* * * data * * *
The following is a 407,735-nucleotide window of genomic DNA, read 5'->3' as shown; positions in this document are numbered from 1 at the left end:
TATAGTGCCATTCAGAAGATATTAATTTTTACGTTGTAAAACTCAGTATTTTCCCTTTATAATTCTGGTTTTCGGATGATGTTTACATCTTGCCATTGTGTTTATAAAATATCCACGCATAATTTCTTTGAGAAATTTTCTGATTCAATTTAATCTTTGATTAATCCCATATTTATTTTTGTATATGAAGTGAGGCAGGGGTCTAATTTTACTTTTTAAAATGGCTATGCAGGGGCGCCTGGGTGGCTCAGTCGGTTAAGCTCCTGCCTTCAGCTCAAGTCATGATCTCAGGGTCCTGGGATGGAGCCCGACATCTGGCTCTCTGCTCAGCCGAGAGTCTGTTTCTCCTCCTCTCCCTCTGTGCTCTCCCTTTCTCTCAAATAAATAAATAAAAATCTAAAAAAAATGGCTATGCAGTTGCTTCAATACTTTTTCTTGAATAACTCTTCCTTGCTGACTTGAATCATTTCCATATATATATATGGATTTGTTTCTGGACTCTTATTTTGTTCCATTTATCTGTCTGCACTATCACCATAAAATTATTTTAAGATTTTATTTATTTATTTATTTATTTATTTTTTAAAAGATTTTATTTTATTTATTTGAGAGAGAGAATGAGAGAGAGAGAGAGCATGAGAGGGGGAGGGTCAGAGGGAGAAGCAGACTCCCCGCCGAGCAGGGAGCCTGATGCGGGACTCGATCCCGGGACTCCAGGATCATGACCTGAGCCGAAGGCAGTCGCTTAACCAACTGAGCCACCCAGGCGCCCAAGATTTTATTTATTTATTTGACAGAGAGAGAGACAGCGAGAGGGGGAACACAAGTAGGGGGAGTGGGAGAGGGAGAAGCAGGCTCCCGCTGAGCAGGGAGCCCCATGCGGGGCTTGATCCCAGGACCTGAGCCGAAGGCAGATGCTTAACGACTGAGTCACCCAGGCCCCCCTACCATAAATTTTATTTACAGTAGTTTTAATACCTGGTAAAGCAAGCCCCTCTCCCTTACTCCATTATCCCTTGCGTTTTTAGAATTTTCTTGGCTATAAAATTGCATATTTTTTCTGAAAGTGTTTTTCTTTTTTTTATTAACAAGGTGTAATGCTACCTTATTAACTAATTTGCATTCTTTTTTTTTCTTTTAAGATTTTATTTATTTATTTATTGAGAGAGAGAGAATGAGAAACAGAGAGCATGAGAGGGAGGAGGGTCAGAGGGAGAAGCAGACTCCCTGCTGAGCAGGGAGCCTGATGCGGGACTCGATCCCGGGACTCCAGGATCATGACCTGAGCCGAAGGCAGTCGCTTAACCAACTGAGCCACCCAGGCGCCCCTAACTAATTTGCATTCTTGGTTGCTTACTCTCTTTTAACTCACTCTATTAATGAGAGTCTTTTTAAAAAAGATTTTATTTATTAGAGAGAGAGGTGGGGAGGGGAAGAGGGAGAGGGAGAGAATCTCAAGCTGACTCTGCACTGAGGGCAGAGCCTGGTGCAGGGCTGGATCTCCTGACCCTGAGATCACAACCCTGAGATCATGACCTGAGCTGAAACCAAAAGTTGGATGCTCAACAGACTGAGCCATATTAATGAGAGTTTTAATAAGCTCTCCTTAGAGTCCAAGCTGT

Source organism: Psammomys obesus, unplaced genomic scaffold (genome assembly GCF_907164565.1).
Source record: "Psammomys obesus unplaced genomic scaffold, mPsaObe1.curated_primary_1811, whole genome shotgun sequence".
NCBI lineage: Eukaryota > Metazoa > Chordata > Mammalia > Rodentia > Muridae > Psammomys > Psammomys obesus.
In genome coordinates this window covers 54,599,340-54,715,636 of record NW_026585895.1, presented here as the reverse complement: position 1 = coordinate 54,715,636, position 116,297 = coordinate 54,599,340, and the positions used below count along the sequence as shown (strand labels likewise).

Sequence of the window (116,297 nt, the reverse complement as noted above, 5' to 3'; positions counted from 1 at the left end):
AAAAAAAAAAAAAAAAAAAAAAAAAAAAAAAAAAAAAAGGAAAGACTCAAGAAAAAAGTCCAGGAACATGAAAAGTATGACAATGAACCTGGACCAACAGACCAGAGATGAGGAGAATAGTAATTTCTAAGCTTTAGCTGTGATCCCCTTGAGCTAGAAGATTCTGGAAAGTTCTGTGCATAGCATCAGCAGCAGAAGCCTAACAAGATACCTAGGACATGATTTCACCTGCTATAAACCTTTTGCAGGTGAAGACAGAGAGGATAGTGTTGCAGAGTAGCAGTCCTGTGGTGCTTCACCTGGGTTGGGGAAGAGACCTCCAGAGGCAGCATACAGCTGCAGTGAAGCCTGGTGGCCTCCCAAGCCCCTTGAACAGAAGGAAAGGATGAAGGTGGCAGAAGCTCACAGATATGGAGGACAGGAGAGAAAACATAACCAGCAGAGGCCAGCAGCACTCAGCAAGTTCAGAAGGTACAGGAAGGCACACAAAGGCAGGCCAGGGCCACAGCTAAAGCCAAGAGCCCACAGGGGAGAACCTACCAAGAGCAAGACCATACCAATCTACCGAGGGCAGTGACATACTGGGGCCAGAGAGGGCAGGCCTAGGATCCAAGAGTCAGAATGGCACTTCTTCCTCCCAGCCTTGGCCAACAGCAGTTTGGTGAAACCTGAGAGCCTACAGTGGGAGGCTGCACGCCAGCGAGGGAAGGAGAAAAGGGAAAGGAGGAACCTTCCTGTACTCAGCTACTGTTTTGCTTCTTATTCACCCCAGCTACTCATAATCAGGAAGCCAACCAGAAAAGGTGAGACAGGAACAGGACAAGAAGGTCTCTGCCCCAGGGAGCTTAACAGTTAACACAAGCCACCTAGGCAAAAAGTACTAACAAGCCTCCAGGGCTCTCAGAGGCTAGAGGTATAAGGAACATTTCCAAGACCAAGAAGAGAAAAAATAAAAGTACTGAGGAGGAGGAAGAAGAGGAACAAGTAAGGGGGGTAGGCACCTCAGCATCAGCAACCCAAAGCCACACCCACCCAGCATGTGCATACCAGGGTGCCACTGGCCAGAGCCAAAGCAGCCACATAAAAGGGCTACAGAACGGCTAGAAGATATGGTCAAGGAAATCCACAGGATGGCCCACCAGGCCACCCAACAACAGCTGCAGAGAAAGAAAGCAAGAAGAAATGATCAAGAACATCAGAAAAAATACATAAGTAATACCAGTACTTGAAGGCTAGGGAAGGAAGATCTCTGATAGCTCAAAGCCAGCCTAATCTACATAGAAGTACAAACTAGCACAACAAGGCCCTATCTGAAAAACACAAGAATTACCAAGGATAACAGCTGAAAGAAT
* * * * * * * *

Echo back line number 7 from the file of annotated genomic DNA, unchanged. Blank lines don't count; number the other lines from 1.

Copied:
Sequence of the window (116,297 nt, the reverse complement as noted above, 5' to 3'; positions counted from 1 at the left end):